Even though the west coast of Sabah is more developed today, actually the history of Sabah began in east coast. Not only Islam started near Lahad Datu, there were a group of China migrants established in Kg Silam (Silam Village) more than 100 years ago. The name “Silam” is from the Chinese words “??” (means “poetical south” literally). Another explanation is – Xinan (old name of Silam) was only reachable by Chinese sailed in direction of South-west monsoon (??). This time let me bring you to the ancient Chinese graves in Lahad Datu.
Before we went to the graves, we dropped by an Observation Spot (also very near to Kg. Silam) made by the British in 1890. Someone built a structure to preserve it but it looks a bit funny and “incompatible” with the old monument. This stone was for surveying and mapping purpose near a harbour in the past but now it is inside an oil palm plantation due to retreat of shoreline over time.
The guide, Vincent said I could Google this observation spot based the words in its inscription. You may search “H.M.S. Wanderer” and see what you can find. The wording on the stone is quite vague. I can’t read its Latitude and Longitude figures totally.
Then we proceeded to the Chinese grave site. The people there are friendly and seem to get used to presence of tourists.
We passed by Kg Silam. In the past, this place was once a busy central and trading post of Lahad Datu. Due to the change of trade policy by British colony, this region phased out and become a small fishing village today. I didn’t see any Chinese face around, so it’s a bit hard to believe many Chinese lived here before. I think most of the population here today are Bajau people.
This is a hundred-year old well. The villagers are still using it today. We saw a child scooping water to take a shower next to it.
Small lake along the way. This place was a mangrove area I think.
Crossing the bridge…
Going up the hill. Do you notice that Chinese like to have their graves on higher point?
After 10 minutes of walking, we saw the ancient Chinese graves on the slope. Actually what left today is just a collection of about 10 tomb stones. The original graves are already empty because the content was stolen by tomb raider. The nice villagers gathered and fenced all the tomb stones in one spot.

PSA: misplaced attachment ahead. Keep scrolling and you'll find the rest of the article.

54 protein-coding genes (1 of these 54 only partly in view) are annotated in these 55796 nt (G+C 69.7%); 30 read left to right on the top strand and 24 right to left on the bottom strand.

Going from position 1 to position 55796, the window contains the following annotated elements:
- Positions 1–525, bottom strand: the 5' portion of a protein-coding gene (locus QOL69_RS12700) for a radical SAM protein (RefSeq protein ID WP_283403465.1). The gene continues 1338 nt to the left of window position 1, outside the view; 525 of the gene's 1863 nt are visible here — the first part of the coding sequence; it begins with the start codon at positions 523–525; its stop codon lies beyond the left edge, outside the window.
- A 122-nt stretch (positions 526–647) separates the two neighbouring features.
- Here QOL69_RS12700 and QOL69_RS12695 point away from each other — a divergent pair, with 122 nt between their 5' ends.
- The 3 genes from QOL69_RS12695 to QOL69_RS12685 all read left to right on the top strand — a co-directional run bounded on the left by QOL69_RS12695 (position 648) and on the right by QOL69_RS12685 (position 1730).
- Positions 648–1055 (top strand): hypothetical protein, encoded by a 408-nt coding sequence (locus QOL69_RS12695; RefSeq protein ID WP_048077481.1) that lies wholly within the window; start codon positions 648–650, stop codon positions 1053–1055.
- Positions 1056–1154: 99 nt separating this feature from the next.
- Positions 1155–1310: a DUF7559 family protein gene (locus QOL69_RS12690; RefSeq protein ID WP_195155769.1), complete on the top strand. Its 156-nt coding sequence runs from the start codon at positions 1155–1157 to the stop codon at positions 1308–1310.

This stone labels with “后土 神位”, look like a signage. I checked the Internet and it says “后土” (Hou Tu) is the 3rd Goddess who created the earth and the world, in China legend. She takes care of ying yang (negative & positive energies) and all living being. She is also known as the mother of the land and Goddess of the earth. This spirit tablet of Hou Tu is for protecting the land and the graves.
There are some Chinese words written on the tomb stones. I suppose these are the name, date and origin of the deceased. The red ink is gone so it’s very hard to read.
Like this one, I only can see the wording “永春” (Yong Cun of Hokkien province). You can find Chinese family names like Chong (张), Lim (林) and Lee (李) on the stones. Btw, when China was conquered by Mongolia in 14th century, the Mongolians worried that the big population of China could overthrow them easily, so they wanted to reduce the population by massacring Chinese who had one of the five most common surnames, namely, Chong, Lee, Wong, Liew and Chow (张、李、王、刘、赵). This is out of topic, JFYI only..
Chinese are very serious about their final home, the graves. Chinese think the deceased will not rest in peace if their graves are abandoned and nobody pay tribute to them, which is a tragedy. If the ancestors cannot rest in peace, they will bring bad luck to their offspring. Few years ago, my uncle dreamed that my late grandfather was complaining about the leaking water on the roof. When he came to his grave later, he found a crack on the grave! Coincident probably..
Most graves are belong to early Chinese migrants from Hokkien province of China. Someone believe Silam was once a port for China traders to source for bird nest from Madai of Kunak, which is not far from here.
One of the graves is built between 1875 and 1908, during Ching Dynasty (清朝光绪年间) in China. That is more than one century ago. The time China ruled by Manchuria. The men were forced to keep a “pigtail” behind their head. The Manchurian government said, “keep a pigtail or lose your head”.
Going further up to the top of the hill and you will get a nice view of sea and hill around Silam. If Silam sounds familiar to you, yes, it was the location once chosen for building of dirty coal power plant. The government might build a 100-Meter observation tower here. That will be a great photography spot in future.
I wonder if these Chinese ancestors always stood on this hill, looked at the sea and missed their hometown? Sadly, after 100 years, none of their stories and history are recorded. It’s Chinese tradition to be buried in hometown, even if they pass away overseas. For the deceased Chinese in this ancient graves, they may have already called Sabah their home 100 years ago.
Photos taken in Lahad Datu, Sabah Malaysia